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Emotional Satisfaction

A two years ago I had been entranced by a comment Neill Roan made about arts administrators being so emotionally satisfied with their jobs, they didn’t feel the need to keep current on the latest literature and theories about arts administration. Earlier this year, I was in touch with Neill on another matter and asked him about the source he had cited. The book was Human Sigma by John Fleming and Jim Asplund.

Human Sigma and Emotional Satisfaction
I had assumed Human Sigma would be about psychology or the biological factors which emphasize or inhibit our actions. Instead, the book is a response to the Six Sigma process which the authors feel is detrimental to employee and customer interactions. Six Sigma seeks to reduce inefficiencies in the workplace. The authors note that human interactions, especially those with customers, are inherently inefficient and trying to make them otherwise can be alienating.

Biology does actually wield a lot of clout in our decision making processes. The authors cite NYU neuroscientist Joseph LeDoux who,

“has argued that it is much easier for emotional responses to influence our thinking than for rational responses to temper our emotions. This is because the neural pathways that extend from the emotional system to the cognitive or thinking system of the brain are wider and faster than those that extend from the cognitive system back to the emotional processing areas.”

This is a contributing factor to the field of behavioral economics which examines why people don’t always behave rationally in their own best interests. The book mostly focuses on employee and customer interactions. My intention is to talk about some of the things that caught my interest in this and future entries.

Even though the book doesn’t explicitly address how high emotional satisfaction can cause people to–well, it is difficult to find the right word because most either connote willful or unconscious neglect or incompetence, let’s say overlook—the need to keep abreast of latest developments, there is a lot be learned about how people make their decisions. In fact, some of this might help explain why people choose to devote themselves to causes with low material rewards like the arts in the first place.

Satisfaction Ain’t Enough
About 10 years ago I went to a session on customer service where the speaker said that satisfaction and competitive price doesn’t contribute to a long term relationship with a customer. She noted that people who were satisfied with the service they received would still defect to a competitor. The book breaks this down on a finer level distinguishing between those who are emotionally satisfied and those who are rationally satisfied. Those who are emotionally satisfied with a company have a far greater investment in the company than those who are rationally satisfied.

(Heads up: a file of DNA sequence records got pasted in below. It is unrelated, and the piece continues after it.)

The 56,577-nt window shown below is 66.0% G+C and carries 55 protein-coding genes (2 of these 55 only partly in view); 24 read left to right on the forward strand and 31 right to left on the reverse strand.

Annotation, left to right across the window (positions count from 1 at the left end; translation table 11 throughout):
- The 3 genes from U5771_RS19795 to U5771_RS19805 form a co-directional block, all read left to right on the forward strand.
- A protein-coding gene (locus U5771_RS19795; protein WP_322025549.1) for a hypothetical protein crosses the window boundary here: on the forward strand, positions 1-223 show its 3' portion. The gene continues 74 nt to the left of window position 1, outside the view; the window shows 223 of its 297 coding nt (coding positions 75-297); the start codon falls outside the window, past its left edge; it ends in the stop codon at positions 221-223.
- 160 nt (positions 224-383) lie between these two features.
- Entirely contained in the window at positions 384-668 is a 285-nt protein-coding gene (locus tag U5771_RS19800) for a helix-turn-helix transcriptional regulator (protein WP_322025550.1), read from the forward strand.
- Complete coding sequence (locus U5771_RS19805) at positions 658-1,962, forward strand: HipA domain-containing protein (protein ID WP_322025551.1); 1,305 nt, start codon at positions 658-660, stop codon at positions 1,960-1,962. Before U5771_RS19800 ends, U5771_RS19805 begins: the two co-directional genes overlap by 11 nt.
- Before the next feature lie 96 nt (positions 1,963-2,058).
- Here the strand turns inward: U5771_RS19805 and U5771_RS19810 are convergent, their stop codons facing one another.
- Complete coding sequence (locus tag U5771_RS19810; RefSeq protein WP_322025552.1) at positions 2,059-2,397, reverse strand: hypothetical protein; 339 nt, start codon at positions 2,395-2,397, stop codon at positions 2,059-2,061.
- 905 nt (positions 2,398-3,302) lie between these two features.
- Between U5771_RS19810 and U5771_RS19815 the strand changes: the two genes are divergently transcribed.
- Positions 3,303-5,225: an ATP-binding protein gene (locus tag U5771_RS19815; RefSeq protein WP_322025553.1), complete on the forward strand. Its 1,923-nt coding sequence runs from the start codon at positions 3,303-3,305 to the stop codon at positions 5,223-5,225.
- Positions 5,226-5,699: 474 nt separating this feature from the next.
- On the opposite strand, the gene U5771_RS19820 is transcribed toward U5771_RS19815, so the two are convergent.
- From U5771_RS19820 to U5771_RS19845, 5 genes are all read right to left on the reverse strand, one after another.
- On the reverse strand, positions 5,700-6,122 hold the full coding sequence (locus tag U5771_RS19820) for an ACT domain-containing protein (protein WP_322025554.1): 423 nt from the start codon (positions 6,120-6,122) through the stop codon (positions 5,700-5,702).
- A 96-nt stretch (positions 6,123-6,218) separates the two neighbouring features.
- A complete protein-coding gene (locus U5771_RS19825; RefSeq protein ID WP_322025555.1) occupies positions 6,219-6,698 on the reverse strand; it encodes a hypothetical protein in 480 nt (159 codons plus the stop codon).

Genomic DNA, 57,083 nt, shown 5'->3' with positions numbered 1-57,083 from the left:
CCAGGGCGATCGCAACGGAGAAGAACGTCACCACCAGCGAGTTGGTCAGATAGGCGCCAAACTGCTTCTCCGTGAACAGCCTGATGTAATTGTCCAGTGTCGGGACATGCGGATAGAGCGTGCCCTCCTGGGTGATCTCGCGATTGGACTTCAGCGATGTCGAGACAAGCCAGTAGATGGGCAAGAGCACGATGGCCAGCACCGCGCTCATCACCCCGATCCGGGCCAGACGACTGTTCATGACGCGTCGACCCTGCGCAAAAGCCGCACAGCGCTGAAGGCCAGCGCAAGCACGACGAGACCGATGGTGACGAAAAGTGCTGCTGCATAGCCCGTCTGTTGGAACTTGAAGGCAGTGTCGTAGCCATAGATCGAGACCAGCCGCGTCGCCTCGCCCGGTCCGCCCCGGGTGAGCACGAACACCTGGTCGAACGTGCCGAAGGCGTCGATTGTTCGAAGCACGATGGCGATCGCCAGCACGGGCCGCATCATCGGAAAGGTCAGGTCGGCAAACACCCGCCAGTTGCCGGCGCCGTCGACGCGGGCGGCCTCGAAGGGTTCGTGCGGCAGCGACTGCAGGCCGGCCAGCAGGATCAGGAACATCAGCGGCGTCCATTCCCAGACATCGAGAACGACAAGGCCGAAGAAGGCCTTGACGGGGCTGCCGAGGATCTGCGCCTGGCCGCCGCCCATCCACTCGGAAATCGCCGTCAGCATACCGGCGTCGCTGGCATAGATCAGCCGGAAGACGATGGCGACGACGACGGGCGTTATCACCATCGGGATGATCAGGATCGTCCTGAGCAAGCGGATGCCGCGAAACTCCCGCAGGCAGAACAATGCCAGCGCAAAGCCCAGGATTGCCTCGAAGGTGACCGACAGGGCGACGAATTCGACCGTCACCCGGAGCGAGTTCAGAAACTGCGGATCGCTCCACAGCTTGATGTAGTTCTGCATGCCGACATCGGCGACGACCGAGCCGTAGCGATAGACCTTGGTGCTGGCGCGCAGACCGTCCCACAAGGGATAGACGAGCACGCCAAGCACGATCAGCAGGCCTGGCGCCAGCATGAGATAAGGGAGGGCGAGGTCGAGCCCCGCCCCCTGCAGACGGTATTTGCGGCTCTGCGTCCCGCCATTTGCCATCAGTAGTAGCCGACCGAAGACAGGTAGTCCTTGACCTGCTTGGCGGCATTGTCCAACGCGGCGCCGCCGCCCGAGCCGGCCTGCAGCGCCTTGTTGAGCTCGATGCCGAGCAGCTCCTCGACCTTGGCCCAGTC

What surprised me was that those who are rationally satisfied “behave not any differently than customers who are dissatisfied.” They use the example of a credit card company. Those who were emotionally satisfied spent an average of $251/month and used the card 3.1 times a month. Those who were rationally satisfied spent an average of $136/month and used the card 2.5 times each month. Those who were dissatisfied also spent $136/month and used the card 2.2 times.

The authors make the point that tending to a person’s emotional satisfaction can actually enhance their material value to your company. Investment in relationships is an investment in the financial health of your organization. We in the arts should understand this because of our constant efforts to woo and maintain relationships with donors. Even though we have a list of benefits we provide for different levels of support, we will go above and beyond to stay in a donor’s good graces.

The example of the credit card company was really apt in my case. I just canceled the card I had for 20 years because I felt the card company violated our relationship. I started the card with a $500 limit in 1989 and had gradually built it up to nearly $30,000 after the last two decades. After the fiscal crisis in 2008, they cut my limit by more than half despite my excellent credit. I never needed anywhere near the limit, but it was a point of pride for me that I had built it up to that level. Not an easy thing to build excellent credit while working in the arts.

There was also some deceit a couple years back when Bank of America bought the credit card company. They sent me a letter saying my card number had been compromised. When I called to find out who had been lax with my card information so that I could avoid the company, they gave me the run around before finally admitting everyone got the letter as an incentive to move to the Bank of America card.

That episode made me leery, but it was the credit limit cut that sent me into the arms of my credit union. I tolerated all sorts of rate hikes and the suspicious changes of payment due dates, but when they attacked the source of my pride it was over.

When I called to cancel the card, they didn’t even try to stop me. I have heard stories about companies being willing to reduce interest rates and do other things to keep customers, but they didn’t even ask me to reconsider after I told them my reason. I wonder if they have received so many calls they have learned that there is no use in talking people out of it.

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